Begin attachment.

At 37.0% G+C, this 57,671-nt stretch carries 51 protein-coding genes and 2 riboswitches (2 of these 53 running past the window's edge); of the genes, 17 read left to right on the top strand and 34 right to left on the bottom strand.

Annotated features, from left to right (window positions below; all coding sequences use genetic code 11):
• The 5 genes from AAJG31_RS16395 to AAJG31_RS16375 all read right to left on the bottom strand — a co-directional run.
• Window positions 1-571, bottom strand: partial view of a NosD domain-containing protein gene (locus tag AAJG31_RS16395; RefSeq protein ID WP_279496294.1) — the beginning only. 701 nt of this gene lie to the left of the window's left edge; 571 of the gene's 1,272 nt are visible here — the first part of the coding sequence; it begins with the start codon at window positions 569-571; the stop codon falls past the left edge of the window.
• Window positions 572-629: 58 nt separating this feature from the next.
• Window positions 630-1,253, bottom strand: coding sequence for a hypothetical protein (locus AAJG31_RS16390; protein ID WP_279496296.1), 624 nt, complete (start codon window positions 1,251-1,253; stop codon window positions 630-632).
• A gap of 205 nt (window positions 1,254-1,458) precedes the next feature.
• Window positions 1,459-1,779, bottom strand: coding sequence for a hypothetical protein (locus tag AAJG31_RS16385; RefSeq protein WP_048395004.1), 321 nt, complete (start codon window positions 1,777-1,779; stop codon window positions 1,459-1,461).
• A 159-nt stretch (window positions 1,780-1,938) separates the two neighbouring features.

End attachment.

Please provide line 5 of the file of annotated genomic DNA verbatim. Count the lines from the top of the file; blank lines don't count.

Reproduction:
• Window positions 572-629: 58 nt separating this feature from the next.